As you are moving into a new unit, front-loading key vocabulary before diving into the lesson is vital. You, as the teacher, know your students and can pull them into a small group to ensure they understand the words and definitions. This process allows them to approach the content-heavy reading (e.g., science or history passages) with more confidence. Pre-teaching is a good, first step; however, it does not stop there. You will need to regularly revisit and reinforce these words throughout the unit. For planning purposes, re-teach these at-least weekly but the ideal would be some type of daily contact for ensuring appropriate acquisition. It is essential to not teach these words in isolation, but teach them within the context of what you will be learning. This allows the students to make the necessary connections to prior knowledge, which in turn makes learning easier and more enjoyable.

  1. Implement Reading Comprehension Strategies:

This step is an opportunity for professional growth for you as every course involves reading so every teacher should work to help students improve their reading comprehension. Reach out to reading specialists in your district and ask them to provide you some reading comprehension strategies that you can teach your students. Once you have learned these techniques, you can model them for the class so they know and understand how to use on their own. Some strategies are simple like having students make predictions, ask students to summarize what has just been read, and, of course, asking questions to ensure comprehension. Teaching comprehension skills is not solely for the language arts teachers. Students must comprehend what they are reading in all subject areas, so incorporating reading skills across the content areas not only improves reading, but also the subject matter being taught.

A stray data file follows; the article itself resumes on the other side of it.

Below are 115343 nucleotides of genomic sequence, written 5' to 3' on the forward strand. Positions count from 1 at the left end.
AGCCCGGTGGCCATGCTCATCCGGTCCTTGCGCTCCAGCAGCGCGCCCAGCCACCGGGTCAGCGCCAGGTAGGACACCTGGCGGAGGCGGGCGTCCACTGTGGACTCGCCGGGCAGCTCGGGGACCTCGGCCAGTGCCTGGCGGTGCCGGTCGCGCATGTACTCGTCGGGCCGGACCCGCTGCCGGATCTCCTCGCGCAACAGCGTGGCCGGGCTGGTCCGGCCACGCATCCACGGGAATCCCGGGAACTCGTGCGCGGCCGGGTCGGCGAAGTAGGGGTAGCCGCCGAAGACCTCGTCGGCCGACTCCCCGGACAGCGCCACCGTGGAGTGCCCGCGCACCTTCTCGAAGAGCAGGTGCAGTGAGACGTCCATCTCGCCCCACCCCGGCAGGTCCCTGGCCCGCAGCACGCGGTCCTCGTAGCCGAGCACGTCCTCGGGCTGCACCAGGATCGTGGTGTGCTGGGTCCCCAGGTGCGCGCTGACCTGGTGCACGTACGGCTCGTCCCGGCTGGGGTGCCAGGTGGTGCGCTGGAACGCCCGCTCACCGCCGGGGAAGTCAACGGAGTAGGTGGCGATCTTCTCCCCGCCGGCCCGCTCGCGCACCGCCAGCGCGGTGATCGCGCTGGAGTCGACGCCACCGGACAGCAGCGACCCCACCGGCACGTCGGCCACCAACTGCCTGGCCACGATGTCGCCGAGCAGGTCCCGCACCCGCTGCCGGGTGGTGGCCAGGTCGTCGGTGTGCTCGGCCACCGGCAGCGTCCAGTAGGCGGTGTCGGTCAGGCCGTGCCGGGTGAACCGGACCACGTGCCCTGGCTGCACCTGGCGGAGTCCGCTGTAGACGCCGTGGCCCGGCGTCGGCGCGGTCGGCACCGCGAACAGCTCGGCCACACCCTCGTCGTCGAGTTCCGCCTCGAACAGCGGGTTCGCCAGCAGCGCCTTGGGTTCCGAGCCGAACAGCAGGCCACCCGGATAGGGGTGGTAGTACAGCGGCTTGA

Particularly for struggling readers, teaching them how to “read the pictures” is a step to give them an overview of the text. While this does give them a deep understanding of the text, the visuals do provide valuable clues upon which they can construct meaning. Also, as a teacher, infuse your teaching with plenty of diagrams, graphic organizers, and charts to help those struggling readers. While these may seem simple, they help lower-level readers create order of information for them.

Another important consideration is the use of manipulatives or other tactile resources within the classroom. Allow students to use sticky notes to identify important pieces of information, and the sticky note keeps their identifications brief. When a student completes the reading passage, they can easily go back and review what was important. This strategy helps them to recall facts from the passage quickly. Have students use notecards for chronological assignments. By having them physically arrange the notecards, they can begin to see how events or steps take shape. The more learning modalities that can be used synchronously allows for greater retention and comprehension.

  1. Teach Literacy across Content Areas: